cover image Chronicles from the Land of the Happiest People on Earth

Chronicles from the Land of the Happiest People on Earth

Wole Soyinka. Pantheon, $29.95 (464p) ISBN 978-0-593-32016-7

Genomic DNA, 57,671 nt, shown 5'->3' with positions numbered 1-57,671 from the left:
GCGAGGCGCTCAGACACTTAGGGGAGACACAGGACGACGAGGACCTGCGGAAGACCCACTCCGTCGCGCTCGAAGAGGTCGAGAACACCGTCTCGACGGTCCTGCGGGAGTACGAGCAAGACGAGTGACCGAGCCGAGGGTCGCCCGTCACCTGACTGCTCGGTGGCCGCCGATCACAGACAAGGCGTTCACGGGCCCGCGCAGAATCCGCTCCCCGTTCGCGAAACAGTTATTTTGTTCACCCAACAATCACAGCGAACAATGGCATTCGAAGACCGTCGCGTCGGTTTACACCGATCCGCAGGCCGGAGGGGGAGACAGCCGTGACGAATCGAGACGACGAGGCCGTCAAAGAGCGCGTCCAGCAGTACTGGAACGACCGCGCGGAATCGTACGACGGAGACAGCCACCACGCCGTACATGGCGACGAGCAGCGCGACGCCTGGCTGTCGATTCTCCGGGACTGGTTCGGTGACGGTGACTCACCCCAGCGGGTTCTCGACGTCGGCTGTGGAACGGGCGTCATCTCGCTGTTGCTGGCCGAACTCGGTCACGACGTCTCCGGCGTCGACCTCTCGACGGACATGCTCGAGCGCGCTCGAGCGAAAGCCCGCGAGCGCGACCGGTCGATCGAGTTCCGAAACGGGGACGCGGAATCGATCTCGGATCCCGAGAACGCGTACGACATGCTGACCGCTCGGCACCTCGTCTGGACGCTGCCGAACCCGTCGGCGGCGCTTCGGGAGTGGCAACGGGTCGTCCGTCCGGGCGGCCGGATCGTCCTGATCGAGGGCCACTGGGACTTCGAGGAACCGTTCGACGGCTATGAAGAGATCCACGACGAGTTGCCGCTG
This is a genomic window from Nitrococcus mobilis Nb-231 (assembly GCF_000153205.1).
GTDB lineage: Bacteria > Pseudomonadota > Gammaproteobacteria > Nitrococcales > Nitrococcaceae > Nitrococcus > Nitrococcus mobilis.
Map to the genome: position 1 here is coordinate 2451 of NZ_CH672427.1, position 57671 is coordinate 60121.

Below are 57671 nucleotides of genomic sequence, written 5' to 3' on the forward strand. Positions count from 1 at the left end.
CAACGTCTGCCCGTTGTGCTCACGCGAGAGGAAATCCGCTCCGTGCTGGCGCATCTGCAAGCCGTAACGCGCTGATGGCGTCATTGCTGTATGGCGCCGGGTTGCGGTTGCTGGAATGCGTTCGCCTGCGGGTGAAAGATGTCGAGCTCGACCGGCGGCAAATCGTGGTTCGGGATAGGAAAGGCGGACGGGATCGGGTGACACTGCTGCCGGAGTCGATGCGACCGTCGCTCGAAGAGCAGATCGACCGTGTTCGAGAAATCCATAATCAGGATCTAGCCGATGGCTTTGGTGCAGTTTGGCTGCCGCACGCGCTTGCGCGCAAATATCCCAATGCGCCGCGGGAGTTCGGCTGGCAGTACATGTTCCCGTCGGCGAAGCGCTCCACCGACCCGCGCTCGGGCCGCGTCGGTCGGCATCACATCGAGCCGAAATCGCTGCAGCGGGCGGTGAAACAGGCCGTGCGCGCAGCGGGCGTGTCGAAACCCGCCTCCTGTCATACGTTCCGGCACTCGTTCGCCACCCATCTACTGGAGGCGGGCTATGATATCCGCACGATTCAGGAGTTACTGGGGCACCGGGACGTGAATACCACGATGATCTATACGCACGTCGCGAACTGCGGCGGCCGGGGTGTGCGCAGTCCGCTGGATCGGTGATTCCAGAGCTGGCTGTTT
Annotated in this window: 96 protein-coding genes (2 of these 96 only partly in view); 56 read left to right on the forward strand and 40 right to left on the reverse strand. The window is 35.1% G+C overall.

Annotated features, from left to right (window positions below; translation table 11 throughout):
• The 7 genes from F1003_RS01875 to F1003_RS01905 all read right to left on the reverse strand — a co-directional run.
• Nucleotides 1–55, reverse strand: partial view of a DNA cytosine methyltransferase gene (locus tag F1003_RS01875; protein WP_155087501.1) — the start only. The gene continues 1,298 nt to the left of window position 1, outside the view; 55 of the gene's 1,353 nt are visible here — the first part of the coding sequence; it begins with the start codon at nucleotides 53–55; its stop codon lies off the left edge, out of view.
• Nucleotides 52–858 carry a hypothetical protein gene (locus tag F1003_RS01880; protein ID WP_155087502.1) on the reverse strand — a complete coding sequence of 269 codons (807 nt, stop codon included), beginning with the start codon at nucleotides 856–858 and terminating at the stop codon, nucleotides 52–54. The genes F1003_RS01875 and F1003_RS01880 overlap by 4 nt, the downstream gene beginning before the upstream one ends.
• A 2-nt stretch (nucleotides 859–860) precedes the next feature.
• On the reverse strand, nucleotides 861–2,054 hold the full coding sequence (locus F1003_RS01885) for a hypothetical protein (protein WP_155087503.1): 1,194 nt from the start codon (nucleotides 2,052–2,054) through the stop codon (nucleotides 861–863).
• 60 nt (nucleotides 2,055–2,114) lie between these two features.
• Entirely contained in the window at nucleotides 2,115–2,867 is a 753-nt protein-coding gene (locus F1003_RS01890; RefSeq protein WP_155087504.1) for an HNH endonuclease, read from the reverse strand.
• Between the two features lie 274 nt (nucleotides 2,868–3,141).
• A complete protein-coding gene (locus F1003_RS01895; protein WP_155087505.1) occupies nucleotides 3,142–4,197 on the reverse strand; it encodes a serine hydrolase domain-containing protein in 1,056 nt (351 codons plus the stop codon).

Nobel Prize winner Soyinka’s first novel in almost 50 years (after the essay collection Beyond Aesthetics) delivers a sharp-edged satire of his native Nigeria. The tone is set early, as an omniscient narrator caustically refers to the country as the home of “the Happiest People in the World,” a status bolstered by a Nigerian governor’s creation of “a Ministry of Happiness,” to be led by the governor’s spouse. Soyinka presents a dizzying array of characters and plotlines to bolster the notion that his country’s “success” is a facade built on corruption and lies. This is perhaps best illustrated by the story line involving Dr. Kighare Menka, a surgeon particularly adept at treating the victims of terror attacks. Menka’s approached by representatives of Primary Resources Management, dedicated to combating waste by maximizing “human resources.” Menka learns that behind the slogans is a business plan to obtain body parts for an affluent clientele, and that he’s viewed as a steady source for the limbs and organs the venture needs. Soyinka injects suspense as well with a whodunit plot. Those with a solid grounding in current Nigerian politics are most likely to pick up on allusions to events and personalities that will elude the lay reader. Still, the imaginatively satirical treatment of serious issues makes this engaging on multiple levels. (Sept.)